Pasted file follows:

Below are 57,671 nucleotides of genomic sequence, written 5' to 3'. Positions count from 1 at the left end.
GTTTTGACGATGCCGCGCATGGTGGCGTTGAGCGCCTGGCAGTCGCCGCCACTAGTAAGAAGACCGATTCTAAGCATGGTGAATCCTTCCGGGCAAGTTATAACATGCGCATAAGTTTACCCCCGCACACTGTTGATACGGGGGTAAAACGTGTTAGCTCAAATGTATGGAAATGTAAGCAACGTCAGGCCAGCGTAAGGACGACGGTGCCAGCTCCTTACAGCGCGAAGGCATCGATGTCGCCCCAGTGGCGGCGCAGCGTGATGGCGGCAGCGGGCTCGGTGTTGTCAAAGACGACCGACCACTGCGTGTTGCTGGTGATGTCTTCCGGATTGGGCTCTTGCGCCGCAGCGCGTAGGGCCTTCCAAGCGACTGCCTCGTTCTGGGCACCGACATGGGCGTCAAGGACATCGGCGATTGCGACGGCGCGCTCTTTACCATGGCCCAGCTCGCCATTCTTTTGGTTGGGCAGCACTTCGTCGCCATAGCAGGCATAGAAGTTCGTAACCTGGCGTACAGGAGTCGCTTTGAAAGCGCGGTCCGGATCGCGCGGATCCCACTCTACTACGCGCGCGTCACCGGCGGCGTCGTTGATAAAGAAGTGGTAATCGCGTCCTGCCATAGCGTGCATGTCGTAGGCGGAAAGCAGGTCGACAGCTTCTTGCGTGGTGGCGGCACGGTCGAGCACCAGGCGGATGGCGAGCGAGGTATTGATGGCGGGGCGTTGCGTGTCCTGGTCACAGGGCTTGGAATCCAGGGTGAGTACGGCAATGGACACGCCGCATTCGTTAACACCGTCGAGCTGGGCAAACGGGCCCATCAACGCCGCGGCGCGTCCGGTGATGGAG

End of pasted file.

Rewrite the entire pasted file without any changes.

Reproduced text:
Below are 57,671 nucleotides of genomic sequence, written 5' to 3'. Positions count from 1 at the left end.
GTTTTGACGATGCCGCGCATGGTGGCGTTGAGCGCCTGGCAGTCGCCGCCACTAGTAAGAAGACCGATTCTAAGCATGGTGAATCCTTCCGGGCAAGTTATAACATGCGCATAAGTTTACCCCCGCACACTGTTGATACGGGGGTAAAACGTGTTAGCTCAAATGTATGGAAATGTAAGCAACGTCAGGCCAGCGTAAGGACGACGGTGCCAGCTCCTTACAGCGCGAAGGCATCGATGTCGCCCCAGTGGCGGCGCAGCGTGATGGCGGCAGCGGGCTCGGTGTTGTCAAAGACGACCGACCACTGCGTGTTGCTGGTGATGTCTTCCGGATTGGGCTCTTGCGCCGCAGCGCGTAGGGCCTTCCAAGCGACTGCCTCGTTCTGGGCACCGACATGGGCGTCAAGGACATCGGCGATTGCGACGGCGCGCTCTTTACCATGGCCCAGCTCGCCATTCTTTTGGTTGGGCAGCACTTCGTCGCCATAGCAGGCATAGAAGTTCGTAACCTGGCGTACAGGAGTCGCTTTGAAAGCGCGGTCCGGATCGCGCGGATCCCACTCTACTACGCGCGCGTCACCGGCGGCGTCGTTGATAAAGAAGTGGTAATCGCGTCCTGCCATAGCGTGCATGTCGTAGGCGGAAAGCAGGTCGACAGCTTCTTGCGTGGTGGCGGCACGGTCGAGCACCAGGCGGATGGCGAGCGAGGTATTGATGGCGGGGCGTTGCGTGTCCTGGTCACAGGGCTTGGAATCCAGGGTGAGTACGGCAATGGACACGCCGCATTCGTTAACACCGTCGAGCTGGGCAAACGGGCCCATCAACGCCGCGGCGCGTCCGGTGATGGAG